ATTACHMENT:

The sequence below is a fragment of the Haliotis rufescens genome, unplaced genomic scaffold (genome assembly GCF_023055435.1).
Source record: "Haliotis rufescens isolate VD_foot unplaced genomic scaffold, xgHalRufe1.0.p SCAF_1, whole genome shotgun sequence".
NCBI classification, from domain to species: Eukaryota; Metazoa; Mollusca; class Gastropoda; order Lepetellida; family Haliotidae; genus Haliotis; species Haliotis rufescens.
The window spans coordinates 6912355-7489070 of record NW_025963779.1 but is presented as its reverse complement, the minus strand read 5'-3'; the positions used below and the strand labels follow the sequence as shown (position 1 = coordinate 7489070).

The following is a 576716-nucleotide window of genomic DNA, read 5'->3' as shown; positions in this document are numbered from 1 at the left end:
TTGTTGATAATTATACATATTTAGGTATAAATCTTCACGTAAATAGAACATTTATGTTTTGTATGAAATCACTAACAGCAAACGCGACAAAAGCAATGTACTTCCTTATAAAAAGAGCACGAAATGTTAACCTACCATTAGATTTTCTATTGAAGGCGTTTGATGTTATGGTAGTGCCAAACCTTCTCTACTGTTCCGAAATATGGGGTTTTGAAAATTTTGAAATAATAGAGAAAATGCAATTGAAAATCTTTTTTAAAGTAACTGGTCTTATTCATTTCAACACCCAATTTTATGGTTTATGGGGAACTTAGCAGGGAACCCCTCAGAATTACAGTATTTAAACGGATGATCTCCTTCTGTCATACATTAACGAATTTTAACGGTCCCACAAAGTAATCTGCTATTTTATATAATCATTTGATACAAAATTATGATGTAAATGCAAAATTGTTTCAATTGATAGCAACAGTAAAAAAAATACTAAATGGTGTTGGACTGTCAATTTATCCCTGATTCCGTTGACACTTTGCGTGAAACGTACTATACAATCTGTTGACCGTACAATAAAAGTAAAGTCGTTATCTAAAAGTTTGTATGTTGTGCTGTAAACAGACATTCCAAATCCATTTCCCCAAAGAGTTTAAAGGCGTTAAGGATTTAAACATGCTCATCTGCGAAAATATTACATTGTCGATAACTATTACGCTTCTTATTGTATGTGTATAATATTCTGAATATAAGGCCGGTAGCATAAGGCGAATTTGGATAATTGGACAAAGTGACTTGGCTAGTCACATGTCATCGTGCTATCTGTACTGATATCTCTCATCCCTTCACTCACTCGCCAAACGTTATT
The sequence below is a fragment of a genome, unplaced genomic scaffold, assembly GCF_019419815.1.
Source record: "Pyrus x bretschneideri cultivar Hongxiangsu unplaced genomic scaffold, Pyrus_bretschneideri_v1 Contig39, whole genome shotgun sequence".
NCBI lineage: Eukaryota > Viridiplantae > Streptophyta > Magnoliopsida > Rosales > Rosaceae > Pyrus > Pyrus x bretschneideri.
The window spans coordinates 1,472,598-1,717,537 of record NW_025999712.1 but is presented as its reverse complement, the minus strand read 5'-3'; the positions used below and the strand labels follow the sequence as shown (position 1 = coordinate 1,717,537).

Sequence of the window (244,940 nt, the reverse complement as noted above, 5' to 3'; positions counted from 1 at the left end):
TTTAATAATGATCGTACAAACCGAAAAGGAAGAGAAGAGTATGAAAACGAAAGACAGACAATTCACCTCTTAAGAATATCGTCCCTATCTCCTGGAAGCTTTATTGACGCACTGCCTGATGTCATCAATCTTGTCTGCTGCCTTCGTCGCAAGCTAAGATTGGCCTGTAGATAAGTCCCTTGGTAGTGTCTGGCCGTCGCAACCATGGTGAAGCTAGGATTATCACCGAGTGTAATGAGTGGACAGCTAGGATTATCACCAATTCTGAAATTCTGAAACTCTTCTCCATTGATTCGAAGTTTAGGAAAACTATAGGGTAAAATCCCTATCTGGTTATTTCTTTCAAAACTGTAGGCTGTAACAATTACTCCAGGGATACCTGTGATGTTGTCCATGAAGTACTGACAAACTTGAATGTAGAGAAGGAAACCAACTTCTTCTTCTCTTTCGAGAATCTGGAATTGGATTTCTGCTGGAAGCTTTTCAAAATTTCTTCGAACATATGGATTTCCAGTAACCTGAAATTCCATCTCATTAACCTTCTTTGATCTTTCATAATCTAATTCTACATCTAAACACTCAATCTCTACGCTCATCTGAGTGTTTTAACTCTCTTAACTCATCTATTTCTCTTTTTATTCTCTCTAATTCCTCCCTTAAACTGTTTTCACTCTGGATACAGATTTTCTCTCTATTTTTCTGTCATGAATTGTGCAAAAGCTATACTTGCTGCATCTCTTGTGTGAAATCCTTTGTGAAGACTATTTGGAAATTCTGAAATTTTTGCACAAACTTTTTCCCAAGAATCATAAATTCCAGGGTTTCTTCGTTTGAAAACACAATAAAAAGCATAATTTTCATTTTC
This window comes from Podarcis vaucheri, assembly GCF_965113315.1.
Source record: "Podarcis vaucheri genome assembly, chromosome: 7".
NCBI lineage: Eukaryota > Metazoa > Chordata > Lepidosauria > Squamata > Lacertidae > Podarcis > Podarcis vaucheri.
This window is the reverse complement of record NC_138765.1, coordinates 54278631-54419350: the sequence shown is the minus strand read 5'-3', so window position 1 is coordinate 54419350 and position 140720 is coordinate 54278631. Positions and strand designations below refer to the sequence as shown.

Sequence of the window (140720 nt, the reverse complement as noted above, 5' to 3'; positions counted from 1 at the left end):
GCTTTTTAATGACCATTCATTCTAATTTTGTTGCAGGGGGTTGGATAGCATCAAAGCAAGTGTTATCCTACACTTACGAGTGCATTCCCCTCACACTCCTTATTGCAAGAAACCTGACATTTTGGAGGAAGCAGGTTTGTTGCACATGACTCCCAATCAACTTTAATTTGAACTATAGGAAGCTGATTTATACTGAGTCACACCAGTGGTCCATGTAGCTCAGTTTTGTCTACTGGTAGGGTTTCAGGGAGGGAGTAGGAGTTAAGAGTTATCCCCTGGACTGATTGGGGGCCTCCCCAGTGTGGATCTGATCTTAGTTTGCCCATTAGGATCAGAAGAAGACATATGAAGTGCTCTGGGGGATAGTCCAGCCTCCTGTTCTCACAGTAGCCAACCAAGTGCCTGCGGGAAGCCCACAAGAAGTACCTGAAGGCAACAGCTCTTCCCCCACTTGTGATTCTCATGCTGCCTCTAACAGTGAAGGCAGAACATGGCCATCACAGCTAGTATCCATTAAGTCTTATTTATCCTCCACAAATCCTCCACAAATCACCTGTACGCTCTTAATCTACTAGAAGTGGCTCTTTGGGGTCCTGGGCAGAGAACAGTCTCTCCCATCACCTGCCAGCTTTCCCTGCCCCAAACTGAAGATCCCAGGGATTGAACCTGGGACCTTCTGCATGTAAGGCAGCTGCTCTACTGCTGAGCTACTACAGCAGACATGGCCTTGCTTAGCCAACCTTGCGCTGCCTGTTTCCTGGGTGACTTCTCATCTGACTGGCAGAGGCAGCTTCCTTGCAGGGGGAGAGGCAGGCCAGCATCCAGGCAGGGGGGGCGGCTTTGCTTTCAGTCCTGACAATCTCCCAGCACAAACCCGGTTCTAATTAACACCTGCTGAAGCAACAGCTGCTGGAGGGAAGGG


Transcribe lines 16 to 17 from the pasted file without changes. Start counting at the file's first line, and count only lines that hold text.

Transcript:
This window is the reverse complement of record NC_138765.1, coordinates 54278631-54419350: the sequence shown is the minus strand read 5'-3', so window position 1 is coordinate 54419350 and position 140720 is coordinate 54278631. Positions and strand designations below refer to the sequence as shown.

Sequence of the window (140720 nt, the reverse complement as noted above, 5' to 3'; positions counted from 1 at the left end):